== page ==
Posts Tagged ‘back-story’

For those of you writers following my blog… The back-story.

Today I sit by my laptop trying to decide how to place the back-story in my latest novel. I have found that the back-story is used in different measure with different significance in different tales. So what is its value? What is its danger? And when and how should it be placed in a story? The answers are as plentiful as the stars. Yet there are some basic principles that you might benefit from.

Consider first the danger: Too much back-story can leave the readers feeling like nothing is happening in the novel. Things–perhaps even interesting things–have happened, but little may be accomplished in the novel itself. Then there is the opposite problem: too little back-story may leave readers feeling like the characters have no past, that they are one-dimensional. So, whatever you do, do with thought.

Methods: The back-story can be introduced simply by having the character’s themselves dialogue about their past. The characters may also relive their past or think about their past.

Reliving is by far the most persuasive method and it draws much sympathy for the characters. It follows the ‘show-don’t-tell’ rule we have all heard so often. Yet if you get stuck in back-story-telling mode, your readers are going to get bored quickly. Things need to progress. Another problem may be that if you hold too much information back from readers, they will grow irritated. Above all, make sure that if you are reliving the past you are reliving an adventurous part of the past.

Dialoging is another great method for utilizing a back-story. It breeds a connection between two or more characters who open up about themselves. It has the added benefit of not frustrating readers, because they feel they are on even ground with the characters themselves. They learn what the characters learn as the characters learn it. Yet the caution here is that, in telling instead of showing, readers will tire of immense amounts of dialogue.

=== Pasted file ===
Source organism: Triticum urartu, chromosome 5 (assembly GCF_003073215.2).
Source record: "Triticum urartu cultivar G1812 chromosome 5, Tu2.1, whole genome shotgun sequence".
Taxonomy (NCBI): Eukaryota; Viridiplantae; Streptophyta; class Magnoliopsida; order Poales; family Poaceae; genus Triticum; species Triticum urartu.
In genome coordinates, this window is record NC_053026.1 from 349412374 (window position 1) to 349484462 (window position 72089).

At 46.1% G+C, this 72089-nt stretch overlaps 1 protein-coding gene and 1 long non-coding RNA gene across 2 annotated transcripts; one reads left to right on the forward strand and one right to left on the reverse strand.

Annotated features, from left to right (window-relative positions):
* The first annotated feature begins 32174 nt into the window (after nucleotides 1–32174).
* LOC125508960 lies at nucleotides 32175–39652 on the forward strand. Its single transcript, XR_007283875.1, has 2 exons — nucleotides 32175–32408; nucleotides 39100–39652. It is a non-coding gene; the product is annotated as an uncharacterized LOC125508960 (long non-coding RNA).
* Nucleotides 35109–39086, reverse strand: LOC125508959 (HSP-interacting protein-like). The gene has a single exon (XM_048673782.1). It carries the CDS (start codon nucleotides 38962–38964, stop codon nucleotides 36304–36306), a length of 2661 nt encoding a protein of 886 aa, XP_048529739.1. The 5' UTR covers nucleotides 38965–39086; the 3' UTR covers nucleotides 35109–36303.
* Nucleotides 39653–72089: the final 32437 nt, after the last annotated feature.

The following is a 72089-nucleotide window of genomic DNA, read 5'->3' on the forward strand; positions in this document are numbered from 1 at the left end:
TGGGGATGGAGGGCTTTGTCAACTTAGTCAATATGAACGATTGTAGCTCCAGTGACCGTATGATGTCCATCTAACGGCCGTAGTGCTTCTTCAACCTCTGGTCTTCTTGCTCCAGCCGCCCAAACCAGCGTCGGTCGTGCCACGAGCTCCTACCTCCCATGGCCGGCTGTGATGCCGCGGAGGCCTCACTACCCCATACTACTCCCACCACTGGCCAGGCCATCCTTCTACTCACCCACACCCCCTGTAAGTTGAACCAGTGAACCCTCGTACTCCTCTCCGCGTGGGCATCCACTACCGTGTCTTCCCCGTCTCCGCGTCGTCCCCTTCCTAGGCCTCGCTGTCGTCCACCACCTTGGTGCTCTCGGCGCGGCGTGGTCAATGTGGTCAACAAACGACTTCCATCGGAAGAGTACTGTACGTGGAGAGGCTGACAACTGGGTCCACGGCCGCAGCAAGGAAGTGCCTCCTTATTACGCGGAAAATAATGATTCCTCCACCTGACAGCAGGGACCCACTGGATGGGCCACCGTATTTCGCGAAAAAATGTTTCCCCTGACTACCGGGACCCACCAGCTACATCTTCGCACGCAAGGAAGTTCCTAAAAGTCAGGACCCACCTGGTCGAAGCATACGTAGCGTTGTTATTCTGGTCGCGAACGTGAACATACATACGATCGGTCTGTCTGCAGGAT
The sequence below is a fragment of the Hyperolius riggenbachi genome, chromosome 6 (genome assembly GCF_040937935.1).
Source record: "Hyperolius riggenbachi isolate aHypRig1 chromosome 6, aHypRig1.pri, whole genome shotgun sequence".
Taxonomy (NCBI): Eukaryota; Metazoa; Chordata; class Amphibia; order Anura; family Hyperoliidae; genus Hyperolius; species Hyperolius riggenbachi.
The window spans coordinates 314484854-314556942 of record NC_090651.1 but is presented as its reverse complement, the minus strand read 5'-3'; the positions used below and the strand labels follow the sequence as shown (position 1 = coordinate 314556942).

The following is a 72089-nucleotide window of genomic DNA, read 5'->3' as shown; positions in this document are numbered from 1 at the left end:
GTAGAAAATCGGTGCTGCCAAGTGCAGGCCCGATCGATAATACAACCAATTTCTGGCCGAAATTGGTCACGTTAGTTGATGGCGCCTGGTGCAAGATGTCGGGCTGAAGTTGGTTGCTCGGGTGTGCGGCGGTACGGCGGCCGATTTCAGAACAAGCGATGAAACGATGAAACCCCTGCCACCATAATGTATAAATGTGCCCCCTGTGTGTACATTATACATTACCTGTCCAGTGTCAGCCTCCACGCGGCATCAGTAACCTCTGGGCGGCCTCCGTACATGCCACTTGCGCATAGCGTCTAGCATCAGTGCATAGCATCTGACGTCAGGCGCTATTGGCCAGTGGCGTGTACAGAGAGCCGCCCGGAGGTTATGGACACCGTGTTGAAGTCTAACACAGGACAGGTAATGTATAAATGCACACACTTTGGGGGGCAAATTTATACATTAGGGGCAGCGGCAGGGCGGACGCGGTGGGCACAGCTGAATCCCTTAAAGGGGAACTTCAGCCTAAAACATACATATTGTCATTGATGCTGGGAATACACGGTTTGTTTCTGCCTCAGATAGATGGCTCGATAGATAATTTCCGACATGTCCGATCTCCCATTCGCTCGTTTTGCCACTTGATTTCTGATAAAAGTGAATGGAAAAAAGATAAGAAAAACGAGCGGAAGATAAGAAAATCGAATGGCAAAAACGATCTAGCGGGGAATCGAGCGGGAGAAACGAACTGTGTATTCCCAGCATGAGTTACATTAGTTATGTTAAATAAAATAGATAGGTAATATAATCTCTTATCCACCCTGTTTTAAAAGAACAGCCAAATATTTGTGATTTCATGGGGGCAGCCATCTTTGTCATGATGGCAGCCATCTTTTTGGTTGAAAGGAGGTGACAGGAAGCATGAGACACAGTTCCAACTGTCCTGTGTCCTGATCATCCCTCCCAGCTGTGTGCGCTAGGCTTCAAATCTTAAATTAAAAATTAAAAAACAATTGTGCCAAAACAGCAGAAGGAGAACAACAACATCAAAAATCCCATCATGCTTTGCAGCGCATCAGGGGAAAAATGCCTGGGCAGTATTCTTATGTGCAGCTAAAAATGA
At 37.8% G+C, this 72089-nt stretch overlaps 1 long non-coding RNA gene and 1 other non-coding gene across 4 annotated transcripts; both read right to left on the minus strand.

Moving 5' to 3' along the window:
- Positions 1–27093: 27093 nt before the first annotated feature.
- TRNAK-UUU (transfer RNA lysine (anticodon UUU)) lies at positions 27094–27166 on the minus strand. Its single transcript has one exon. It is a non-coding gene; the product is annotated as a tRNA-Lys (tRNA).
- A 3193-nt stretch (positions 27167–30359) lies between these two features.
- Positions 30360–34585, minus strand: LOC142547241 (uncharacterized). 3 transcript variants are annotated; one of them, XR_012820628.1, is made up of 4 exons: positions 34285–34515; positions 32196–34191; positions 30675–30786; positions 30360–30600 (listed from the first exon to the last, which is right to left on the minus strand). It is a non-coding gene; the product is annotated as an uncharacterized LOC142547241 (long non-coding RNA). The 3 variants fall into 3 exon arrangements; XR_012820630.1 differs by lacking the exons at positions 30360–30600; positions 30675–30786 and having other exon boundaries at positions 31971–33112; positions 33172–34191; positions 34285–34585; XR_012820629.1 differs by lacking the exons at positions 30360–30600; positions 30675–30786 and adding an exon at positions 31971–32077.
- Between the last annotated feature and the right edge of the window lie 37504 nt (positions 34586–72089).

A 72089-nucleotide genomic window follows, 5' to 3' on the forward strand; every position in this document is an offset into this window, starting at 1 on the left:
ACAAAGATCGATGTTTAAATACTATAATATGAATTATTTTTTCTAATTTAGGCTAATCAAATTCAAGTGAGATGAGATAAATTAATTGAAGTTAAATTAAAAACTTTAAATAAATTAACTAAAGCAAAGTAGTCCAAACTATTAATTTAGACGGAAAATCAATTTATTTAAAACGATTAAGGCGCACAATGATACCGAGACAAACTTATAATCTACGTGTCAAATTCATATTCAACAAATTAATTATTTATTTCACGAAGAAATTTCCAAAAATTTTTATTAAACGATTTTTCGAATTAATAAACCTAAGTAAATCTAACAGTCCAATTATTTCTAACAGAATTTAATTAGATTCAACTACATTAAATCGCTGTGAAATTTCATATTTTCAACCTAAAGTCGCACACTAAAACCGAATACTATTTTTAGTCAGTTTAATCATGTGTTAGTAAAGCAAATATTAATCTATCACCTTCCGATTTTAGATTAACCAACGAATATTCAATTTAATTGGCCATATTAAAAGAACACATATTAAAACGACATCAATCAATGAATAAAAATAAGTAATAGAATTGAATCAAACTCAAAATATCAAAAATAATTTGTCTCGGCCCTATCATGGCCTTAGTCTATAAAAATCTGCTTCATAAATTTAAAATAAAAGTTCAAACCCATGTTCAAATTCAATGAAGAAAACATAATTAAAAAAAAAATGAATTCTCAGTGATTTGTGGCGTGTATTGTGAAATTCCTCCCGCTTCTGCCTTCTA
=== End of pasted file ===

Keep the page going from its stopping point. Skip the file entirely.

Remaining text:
Thinking about the past is rarely used on its own. It can combined with either or both of the other methods. It leaves the readers feeling like they really know the characters, but it also can bog down a story. Use in conjunction with other methods minimizes risk.

Value: We have already mentioned how the back-story can breed connection between characters, as well as between characters and readers. This is vitally important. Your readers need to have a feeling about the characters: affection, concern, dislike. You want your readers to be in the stands cheering for your noble characters and routing against the criminals. Miss the opportunity to connect a reader to the story and you miss the opportunity to make your book stand the test of time. Even readers who love Tolkien’s Middle Earth for the sake of Middle Earth itself found a connection to Tom Bombadil or Frodo or some other favorite. The human connection is why we tell stories.

The value of a well-told back-story transcends character development, however. It also makes you as the writer appear more competent at crafting a tale. Most importantly, the back-story can be a place to leave clues and introduce concepts there is no easy way to incorporate.

In summation: whatever your method, whatever your decision, whatever your purpose, do not overlook the editing and significance of the back-story.

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